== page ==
But I was brave, I tell myself. One last act of bravery. I dared to climb the walls, enter through the broken windows, walk through the dark empty halls. I wanted to see. And now I am here. At the top of the grand stairs, the garden I imagined from long ago, somewhere enchanted in the mind of a child, a magical palace, made of crystal with every flower imaginable. That is what I imagined. The truth looks haunted and daunting. I open the crystal doors to disarray. A room of browns and greens and muddy silver light. The plants themselves are behemoths, tall and thin, with a segmented trunk and a tuft of serrated leaves at the top. Under them are other, smaller but similar plants with many parts to their leaves. I look up, to the dome glass ceiling that has broken in places, giving only some plants water, letting them overgrow into the different parts of the garden. In other areas water was nonexistent. The plants there had withered and died, leaving their decaying remains behind.
Sometimes I wonder if I chose the right faction. Is it really for me? Or did I chose it because it’s where I knew him, where he lived, breathed, and eventually, died? Am I choosing it because I was afraid I would lose him, or the last of what I have of him, if I left? I don’t belong, and I know it. I don’t belong anywhere and I don’t think I ever will. I accept that. But If I try hard enough, maybe I can stay, in the one place where he was, the one person who made me feel whole. Will I always feel this hollow?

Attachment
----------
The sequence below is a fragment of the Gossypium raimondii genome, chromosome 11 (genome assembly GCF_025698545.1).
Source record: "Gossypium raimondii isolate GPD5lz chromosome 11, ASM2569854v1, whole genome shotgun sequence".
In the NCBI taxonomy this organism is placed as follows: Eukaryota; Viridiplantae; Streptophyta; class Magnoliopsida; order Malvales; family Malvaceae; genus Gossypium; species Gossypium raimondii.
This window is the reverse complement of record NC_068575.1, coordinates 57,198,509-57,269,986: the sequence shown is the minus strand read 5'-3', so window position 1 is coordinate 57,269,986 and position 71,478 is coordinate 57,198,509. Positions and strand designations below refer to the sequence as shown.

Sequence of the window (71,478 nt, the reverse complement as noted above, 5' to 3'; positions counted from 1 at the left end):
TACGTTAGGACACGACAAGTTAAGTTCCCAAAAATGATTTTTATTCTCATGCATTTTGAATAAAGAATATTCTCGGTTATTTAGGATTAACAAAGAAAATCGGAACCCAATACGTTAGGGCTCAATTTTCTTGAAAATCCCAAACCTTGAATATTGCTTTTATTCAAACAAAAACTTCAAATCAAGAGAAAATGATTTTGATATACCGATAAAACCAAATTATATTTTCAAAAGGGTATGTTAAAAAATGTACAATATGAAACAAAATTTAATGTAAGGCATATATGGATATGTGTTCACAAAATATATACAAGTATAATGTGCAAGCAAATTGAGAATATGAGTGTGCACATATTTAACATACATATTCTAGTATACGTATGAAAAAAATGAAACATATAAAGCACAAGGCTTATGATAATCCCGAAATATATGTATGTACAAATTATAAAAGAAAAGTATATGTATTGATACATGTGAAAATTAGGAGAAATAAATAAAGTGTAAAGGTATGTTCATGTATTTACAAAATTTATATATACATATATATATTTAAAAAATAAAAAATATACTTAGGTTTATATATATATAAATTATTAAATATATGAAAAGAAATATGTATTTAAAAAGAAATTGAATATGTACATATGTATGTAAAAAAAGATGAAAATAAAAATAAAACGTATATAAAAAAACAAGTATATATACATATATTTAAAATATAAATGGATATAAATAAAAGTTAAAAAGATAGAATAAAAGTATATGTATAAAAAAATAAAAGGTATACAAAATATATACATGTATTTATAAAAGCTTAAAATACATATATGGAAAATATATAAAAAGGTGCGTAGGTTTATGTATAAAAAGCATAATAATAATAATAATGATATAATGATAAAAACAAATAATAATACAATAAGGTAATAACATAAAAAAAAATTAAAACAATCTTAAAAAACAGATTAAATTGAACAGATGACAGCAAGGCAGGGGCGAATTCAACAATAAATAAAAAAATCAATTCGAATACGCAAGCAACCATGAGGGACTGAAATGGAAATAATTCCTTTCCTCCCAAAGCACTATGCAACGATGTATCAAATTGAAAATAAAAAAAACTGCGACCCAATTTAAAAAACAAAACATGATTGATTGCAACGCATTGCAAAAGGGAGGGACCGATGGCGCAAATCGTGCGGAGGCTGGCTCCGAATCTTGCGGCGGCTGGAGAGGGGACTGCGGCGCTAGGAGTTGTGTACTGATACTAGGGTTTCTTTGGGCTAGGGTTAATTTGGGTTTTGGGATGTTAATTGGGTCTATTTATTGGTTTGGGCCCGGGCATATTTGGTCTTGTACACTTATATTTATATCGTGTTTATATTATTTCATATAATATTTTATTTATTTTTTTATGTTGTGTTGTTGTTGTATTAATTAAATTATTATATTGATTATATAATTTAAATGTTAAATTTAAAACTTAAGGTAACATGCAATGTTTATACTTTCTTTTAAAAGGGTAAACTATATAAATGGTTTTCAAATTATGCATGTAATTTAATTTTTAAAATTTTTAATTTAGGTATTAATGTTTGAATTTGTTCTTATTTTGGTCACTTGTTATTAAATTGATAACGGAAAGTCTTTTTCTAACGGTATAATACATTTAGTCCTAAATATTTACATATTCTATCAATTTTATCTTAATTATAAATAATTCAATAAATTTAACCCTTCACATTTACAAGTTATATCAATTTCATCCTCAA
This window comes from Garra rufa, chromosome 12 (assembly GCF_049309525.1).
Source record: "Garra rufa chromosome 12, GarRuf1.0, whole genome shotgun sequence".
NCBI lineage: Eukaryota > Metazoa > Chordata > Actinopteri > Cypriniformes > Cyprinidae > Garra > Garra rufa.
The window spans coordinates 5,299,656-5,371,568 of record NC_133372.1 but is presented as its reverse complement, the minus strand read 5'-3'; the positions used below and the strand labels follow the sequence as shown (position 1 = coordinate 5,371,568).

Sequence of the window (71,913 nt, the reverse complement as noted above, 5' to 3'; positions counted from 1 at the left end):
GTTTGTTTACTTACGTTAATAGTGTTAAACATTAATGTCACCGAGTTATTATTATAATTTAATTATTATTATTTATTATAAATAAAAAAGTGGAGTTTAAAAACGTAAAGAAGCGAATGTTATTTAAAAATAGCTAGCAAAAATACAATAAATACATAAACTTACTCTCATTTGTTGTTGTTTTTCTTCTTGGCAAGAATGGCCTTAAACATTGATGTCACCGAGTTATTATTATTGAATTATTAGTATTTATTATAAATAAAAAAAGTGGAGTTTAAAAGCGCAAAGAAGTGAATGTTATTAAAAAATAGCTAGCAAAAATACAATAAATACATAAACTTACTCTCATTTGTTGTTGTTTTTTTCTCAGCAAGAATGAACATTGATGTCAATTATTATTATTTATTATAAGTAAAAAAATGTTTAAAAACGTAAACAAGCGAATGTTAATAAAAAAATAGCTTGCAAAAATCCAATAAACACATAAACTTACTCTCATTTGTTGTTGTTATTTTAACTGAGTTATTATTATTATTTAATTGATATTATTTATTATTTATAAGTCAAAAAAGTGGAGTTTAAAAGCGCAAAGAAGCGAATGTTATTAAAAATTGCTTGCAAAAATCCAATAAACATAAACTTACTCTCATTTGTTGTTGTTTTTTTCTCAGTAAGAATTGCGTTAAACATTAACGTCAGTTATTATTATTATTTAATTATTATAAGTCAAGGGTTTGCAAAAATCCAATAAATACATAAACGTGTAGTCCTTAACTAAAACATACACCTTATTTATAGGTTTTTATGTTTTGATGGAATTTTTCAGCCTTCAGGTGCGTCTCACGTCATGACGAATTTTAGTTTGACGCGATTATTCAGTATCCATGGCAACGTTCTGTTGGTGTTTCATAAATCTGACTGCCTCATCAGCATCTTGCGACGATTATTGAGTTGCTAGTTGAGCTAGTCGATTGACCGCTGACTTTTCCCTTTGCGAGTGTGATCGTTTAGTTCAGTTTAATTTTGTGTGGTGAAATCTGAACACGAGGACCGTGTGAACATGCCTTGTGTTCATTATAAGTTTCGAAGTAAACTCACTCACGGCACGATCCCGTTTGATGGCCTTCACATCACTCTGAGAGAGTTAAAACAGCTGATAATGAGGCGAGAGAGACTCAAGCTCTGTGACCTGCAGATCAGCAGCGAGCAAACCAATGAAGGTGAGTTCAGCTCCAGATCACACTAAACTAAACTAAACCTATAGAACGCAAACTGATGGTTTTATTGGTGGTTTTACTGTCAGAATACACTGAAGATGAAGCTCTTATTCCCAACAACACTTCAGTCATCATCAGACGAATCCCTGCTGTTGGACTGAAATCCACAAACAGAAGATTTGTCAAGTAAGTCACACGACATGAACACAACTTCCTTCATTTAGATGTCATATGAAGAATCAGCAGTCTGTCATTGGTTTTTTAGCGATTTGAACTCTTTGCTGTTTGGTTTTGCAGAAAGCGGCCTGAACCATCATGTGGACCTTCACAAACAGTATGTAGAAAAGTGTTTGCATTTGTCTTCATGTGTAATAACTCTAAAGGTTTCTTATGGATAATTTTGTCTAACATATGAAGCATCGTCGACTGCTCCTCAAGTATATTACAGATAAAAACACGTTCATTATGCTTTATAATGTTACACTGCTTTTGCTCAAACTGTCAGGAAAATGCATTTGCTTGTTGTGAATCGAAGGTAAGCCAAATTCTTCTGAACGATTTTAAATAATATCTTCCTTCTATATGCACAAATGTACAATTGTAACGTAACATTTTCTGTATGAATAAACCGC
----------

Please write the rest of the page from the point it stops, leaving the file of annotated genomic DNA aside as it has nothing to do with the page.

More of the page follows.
Through the windows, though they are grimy and unclear, I can make out the top of a carousel, and other play things, along with more plants, most of these alive. Taking up most of the window is a large wheel. Through the grimy crystal windows, I can vaguely tell it is rusted and coated in life as well. I assume vines and plants have over taken it, becoming an art piece of urban decay. I’m not sure but I think I see someone climbing it. I assume it’s a trick of the light. Though, knowing my Faction, maybe not. Other things are out there as well, but I will see them later, if I decide to go. Maybe I will never leave. Just stay here for the rest of time. Moon light is filtered in through the clouds and the dust, a thin filmy light, adding to the eerie feel of the old building.
I wonder if anyone would notice if I left, that I have left. If I just disappeared tonight, who would call my name? While they play with their guns and flags, things I never understood the appeal of, what if I just… Left? These people who ignore me. Who hate me. I’m not even sure why they chose me for their team, but perhaps it was because I was one of the last ones. I don’t care anymore. Would they care? If I went to see him, if I left this place, would they ever notice? If I let myself sleep, would anyone weep over my body? Would they even come looking? I wonder if that’s part of why I came here tonight, to look, to be in this place tonight. If it was to be that last thing I see, At least it will be somewhere he stood.